Just for discussion, the Rize bikes are big and heavy. The torque sensor is really wonderful, and worth a premium, but how much is up to you. The mid-drive motor is ludicrously powerful, but uses noticeably more battery than the hubs. I have two 2020 Rize bikes - a 750 Hub Rize X, and a 1000w Ultra-mid RX Pro both with 19Ah batteries and fat tires. Love them both but three key points that might measure into your decision, but keep in mind that I have not ridden the new 2022 models yet:

1. The 2022 Ultra (MD & RX) bikes will be roughly 80-90lbs respectively with the dual-battery option. The Rad Mission will be about 65lbs if you carry a second battery in a pannier or tail bag.
2. The Ultra Mid-drives cannot be pedaled effectively without power. The motor drag with power off/dead battery at low speeds is significant, and darn near impossible on long hills with a big load. Geared hubs usually have no drag unpowered (My 750W hub has none).
3. The range of my 750W hub over the mid is measurable, and somewhere near 40-50% more in my case with identical batteries. Add to the fact that it can be pedaled fine without power, and I consider it unlimited other than the increased weight of the bike. I dare not take my Ultra much beyond 50 miles (80kms) without 2x 19ah batteries, lest I risk a painful ride home. I am a big guy though.

If you like the mission, just get a second battery and maybe upgrade the rest of the bike to your liking as Timpo suggests. If you want to get something new, the Rize (750w hub) has a torque sensor, and with the dual battery option will have real potential for reliable 100+ mile range, and still get you home happily unpowered. It will come in about 75-80lbs with dual battery.

https://rizebikes.ca/products/rize

Thanks for all the information! After reading your advice, I'm really leaning toward the Rize model with the 500W hub drive and torque sensor. Your point on the ultra mid-drives not being easily pedaled without power made me rethink mid-drives. I don't need the extra torque they provide as I'm not running into a ton of hills and the added cost and maintenance don't seem worth it for my needs. I like the idea of the 750W motor on the Rize X, but don't want or need fat tires. Ideally, I think I'd like the Rize X with standard tires, but since that's not an option, the Rize looks like the next best thing. Well, either that or the City, although I'm not sure if I want an upright step-through.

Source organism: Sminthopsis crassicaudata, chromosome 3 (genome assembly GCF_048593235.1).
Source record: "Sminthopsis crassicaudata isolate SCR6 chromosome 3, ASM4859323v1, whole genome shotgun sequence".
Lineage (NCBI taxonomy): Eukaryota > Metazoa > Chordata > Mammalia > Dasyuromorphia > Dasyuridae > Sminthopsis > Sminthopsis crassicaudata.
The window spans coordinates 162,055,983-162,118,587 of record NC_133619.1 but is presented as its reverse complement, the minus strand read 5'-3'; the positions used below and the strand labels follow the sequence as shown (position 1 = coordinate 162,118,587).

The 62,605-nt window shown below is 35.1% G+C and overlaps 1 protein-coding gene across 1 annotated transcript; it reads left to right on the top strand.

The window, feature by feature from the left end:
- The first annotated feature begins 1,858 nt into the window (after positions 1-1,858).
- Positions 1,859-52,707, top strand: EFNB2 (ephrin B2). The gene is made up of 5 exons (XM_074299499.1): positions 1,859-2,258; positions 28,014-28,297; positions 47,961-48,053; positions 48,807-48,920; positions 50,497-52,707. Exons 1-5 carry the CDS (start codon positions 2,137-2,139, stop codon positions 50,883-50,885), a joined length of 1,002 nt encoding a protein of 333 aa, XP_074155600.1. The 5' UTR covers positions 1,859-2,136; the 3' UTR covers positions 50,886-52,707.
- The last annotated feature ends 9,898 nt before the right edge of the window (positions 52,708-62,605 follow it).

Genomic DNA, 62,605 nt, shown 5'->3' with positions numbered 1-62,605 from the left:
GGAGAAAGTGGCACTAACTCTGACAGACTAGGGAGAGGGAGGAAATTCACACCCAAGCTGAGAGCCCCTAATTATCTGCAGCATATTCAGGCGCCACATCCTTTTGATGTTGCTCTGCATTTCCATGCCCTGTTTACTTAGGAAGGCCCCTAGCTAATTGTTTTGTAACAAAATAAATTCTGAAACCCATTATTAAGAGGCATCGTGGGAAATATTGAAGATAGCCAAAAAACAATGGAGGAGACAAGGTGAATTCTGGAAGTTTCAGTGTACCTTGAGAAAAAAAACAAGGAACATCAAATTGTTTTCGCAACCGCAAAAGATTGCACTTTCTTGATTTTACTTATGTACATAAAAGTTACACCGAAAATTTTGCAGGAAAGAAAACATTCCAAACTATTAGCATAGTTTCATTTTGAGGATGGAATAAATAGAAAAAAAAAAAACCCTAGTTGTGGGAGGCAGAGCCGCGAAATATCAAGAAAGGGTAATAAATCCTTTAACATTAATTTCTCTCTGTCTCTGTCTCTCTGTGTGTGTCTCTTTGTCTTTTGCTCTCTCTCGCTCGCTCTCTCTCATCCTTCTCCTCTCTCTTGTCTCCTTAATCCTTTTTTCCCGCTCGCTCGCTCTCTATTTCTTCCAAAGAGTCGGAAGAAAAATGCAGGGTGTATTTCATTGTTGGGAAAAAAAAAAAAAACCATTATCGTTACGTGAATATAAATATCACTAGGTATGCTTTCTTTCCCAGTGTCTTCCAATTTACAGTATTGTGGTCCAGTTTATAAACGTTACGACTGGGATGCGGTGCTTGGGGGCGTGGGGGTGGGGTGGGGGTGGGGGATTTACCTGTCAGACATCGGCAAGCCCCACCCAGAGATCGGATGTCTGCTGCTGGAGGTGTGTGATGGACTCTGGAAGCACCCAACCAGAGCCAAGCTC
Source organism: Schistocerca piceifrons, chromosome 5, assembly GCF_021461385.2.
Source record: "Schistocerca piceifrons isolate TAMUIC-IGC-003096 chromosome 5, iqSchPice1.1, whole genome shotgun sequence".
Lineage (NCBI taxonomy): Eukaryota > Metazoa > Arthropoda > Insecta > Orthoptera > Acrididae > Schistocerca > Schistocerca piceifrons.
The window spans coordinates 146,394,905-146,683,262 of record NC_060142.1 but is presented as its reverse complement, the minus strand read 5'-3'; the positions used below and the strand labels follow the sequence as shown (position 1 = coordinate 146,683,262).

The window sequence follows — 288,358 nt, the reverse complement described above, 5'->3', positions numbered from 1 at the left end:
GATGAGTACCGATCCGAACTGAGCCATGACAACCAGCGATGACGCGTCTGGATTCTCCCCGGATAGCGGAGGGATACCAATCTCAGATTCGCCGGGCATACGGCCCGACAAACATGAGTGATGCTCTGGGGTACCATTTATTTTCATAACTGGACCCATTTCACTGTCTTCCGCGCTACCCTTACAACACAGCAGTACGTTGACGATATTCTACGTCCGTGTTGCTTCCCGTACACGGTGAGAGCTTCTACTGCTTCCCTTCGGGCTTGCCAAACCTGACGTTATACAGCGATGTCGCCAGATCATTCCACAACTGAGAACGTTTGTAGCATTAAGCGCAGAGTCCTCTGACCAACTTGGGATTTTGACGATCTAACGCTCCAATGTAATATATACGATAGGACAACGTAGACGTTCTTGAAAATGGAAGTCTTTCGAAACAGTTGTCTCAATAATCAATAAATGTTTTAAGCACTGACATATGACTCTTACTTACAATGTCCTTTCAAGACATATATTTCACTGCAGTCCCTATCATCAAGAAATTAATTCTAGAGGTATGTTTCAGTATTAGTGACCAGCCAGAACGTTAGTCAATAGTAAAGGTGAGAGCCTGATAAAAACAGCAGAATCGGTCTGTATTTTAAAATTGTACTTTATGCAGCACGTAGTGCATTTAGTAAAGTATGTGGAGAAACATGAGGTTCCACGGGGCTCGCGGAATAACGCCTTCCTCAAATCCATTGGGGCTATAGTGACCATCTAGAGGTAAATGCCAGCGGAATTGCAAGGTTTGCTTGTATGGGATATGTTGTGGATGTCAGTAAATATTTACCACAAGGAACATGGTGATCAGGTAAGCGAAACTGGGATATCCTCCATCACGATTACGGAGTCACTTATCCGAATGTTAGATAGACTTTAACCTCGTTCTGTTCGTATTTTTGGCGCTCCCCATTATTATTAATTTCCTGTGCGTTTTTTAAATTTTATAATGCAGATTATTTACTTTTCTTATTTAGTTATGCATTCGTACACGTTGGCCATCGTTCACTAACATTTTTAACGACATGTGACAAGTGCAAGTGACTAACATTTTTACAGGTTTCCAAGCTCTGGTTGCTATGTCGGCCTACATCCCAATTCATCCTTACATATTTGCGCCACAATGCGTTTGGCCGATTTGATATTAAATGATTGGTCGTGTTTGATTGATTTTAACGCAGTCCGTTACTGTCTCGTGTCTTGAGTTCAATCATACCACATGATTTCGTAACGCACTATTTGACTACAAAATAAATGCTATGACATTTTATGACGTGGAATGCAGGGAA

ElevenAD

Well-Known Member
I still have the RadMission, but there are a few other reasons that I'd like to upgrade that I failed to mention in my original post. I'd like a bike with a front suspension, and I'd like a bike that gives me the option to go faster than the 30 mph when I use it to get to work. It's also still under warranty, so I'd like to avoid making any changes that impact the warranty. Also, I already have a buyer lined up for the two RadMissions that we have. Your informations is still super helpful since I didn't realize that there was the option to modify the bike with after market batteries for longer range. I'll have to keep that in mind if I give up on upgrading and keep the RadMission afterall.




Thanks for all the information! After reading your advice, I'm really leaning toward the Rize model with the 500W hub drive and torque sensor. Your point on the ultra mid-drives not being easily pedaled without power made me rethink mid-drives. I don't need the extra torque they provide as I'm not running into a ton of hills and the added cost and maintenance don't seem worth it for my needs. I like the idea of the 750W motor on the Rize X, but don't want or need fat tires. Ideally, I think I'd like the Rize X with standard tires, but since that's not an option, the Rize looks like the next best thing. Well, either that or the City, although I'm not sure if I want an upright step-through.